[Show abstract][Hide abstract] ABSTRACT: Patients starting highly active antiretroviral therapy (HAART) may have a suboptimal CD4 increase despite rapid virological suppression. The frequency and the significance for patient care of this discordant response are uncertain. This study was designed to determine the incidence of a discordant response at two time-points, soon after 6 months and at 12 months, and to determine the relationship with clinical outcomes.
Data obtained in the UK Collaborative HIV Cohort Study were analysed. A total of 2584 treatment-naïve patients starting HAART with HIV viral load (VL) > 1000 HIV-1 RNA copies/mL at baseline and < 50 copies/mL within 6 months were included in the analysis. Patients were classified at either 6-10 (midpoint 8) months or 10-14 (midpoint 12) months as having a discordant (CD4 count increase < 100 cells/microL from baseline) or concordant response (CD4 count increase >or= 100 cells/microL).
Discordant responses occurred in 32.1% of patients at 8 months and in 24.2% at 12 months; 35% of those discordant at 8 months were concordant at 12 months. A discordant response was associated with older age, lower baseline VL, and (at 12 months) higher baseline CD4 cell count. In a multivariate analysis it was associated with an increased risk of death, more strongly at 12 months [incidence rate ratio (IRR) 3.35, 95% confidence interval (CI) 1.73-6.47, P < 0.001] than at 8 months (IRR 2.08, 95% CI 1.19-3.64, P = 0.010), but not with new AIDS events.
Discordant responders have a worse outcome, but assessment at 12 months may be preferred, given the number of 'slow' responders. Management strategies to improve outcomes for discordant responders need to be investigated.
HIV Medicine 10/2009; 11(2):152-60. DOI:10.1111/j.1468-1293.2009.00755.x · 3.45 Impact Factor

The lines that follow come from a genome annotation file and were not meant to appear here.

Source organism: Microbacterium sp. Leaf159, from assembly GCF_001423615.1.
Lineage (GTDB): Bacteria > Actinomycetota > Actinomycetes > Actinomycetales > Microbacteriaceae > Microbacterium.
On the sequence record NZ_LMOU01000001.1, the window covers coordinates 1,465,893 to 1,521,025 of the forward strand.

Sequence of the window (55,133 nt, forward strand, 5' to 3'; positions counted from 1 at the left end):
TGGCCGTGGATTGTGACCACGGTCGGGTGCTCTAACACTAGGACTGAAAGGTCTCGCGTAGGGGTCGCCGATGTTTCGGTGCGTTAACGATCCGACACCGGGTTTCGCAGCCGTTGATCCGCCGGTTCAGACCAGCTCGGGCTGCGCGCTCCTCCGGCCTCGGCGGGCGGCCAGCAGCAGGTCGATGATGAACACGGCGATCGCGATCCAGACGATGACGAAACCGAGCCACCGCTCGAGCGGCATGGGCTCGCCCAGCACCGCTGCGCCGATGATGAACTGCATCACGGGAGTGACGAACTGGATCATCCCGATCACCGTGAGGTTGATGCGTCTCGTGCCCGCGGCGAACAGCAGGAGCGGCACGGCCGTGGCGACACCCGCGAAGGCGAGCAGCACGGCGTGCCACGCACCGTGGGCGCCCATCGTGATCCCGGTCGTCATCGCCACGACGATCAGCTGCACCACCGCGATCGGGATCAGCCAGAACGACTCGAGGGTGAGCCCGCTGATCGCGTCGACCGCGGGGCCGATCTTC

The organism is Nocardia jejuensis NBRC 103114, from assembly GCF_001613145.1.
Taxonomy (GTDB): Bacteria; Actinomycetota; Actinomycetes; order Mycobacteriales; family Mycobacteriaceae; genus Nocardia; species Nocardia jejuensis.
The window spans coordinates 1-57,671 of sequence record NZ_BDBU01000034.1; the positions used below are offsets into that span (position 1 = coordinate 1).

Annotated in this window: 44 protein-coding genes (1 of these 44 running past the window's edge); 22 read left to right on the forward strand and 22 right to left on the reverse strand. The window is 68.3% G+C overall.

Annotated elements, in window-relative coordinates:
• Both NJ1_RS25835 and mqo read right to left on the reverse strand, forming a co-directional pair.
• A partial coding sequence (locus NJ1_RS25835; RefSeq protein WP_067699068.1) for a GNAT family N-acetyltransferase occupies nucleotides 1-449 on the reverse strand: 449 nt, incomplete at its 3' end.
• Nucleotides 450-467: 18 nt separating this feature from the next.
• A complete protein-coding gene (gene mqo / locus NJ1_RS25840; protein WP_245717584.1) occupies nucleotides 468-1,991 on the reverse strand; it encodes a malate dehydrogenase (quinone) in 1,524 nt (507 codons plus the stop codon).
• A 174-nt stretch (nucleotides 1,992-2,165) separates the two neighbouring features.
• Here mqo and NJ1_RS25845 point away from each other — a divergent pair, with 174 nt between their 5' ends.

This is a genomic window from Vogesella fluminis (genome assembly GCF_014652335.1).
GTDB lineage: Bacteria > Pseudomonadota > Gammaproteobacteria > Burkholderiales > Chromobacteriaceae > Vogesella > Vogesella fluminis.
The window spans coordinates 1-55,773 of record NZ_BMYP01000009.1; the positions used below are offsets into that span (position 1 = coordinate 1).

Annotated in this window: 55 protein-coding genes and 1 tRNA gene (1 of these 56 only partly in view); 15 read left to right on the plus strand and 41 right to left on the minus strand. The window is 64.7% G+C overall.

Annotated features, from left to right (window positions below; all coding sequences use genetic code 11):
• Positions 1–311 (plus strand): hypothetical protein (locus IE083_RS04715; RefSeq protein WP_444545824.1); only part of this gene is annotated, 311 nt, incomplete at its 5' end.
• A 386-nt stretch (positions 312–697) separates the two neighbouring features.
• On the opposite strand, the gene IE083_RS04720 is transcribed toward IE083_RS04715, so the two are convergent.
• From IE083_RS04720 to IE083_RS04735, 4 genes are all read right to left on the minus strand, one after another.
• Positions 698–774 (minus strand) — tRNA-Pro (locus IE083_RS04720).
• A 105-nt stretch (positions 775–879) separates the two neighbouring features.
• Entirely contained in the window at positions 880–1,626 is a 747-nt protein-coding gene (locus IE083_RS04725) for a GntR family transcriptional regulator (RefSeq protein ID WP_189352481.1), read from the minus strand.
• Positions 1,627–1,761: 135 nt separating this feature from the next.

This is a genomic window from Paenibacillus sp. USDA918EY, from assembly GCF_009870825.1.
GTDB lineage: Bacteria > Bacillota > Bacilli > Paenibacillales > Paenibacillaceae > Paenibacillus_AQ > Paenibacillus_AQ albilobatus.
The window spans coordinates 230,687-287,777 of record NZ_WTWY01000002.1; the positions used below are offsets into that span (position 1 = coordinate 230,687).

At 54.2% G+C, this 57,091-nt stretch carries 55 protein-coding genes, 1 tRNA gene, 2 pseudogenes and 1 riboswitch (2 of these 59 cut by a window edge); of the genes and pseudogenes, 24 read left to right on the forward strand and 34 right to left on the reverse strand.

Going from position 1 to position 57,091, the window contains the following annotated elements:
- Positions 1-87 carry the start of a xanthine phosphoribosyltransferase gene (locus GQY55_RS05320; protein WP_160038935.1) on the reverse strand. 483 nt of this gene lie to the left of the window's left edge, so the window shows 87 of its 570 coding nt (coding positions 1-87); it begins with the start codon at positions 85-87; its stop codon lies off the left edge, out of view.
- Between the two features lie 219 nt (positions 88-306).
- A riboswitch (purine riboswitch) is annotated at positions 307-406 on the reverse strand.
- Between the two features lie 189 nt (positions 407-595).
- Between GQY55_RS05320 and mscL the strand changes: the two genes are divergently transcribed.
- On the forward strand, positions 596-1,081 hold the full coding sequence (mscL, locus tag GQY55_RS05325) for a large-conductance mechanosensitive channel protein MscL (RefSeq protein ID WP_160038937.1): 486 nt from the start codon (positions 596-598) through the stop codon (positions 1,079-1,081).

[Show abstract][Hide abstract] ABSTRACT: Background: Little is known about the long term risk of development of HIV-1 drug resistance for patients starting antiretroviral therapy (ART) with three or four drug regimens in routine clinical practice. Methods: We analysed a large cohort study of patients seen in one of six large HIV clinics in and around London, UK. The focus of this analysis was on patients who started ART with two nucleosides plus either a single protease inhibitor (PI), a PI with ritonavir, abacavir or a non-nucleoside reverse transcriptase inhibitor (NNRTI). Results: 4306 patients were followed; 1436 (33%) started with a single PI, 279 (6%) with a PI plus ritonavir, 156 (4%) with triple nucleosides and 2435 (57%) with an NNRTI. The overall cumulative risk of viral load failure was 38% by 6 years. Risk of >= 1 major IAS-USA mutation was 27% by 6 years; risk of mutations from at least two of the three main drug classes was 20% over the same period. These are lower limit estimates as test results were not available for many with viral load failure. Risk of PI mutations being detected in people who started ART with regimens containing a PI with ritonavir was significantly lower than the risk of NNRTI mutations being detected in those starting with NNRTI-containing regimens (relative hazard, 0.31; 95% CI, 0.15-0.61; p = 0.0008). Conclusion: In routine practice, rates of viral load failure and of resistance detection in patients who started ART with three or four drugs are appreciable. (c) 2005 Lippincott Williams C Wilkins.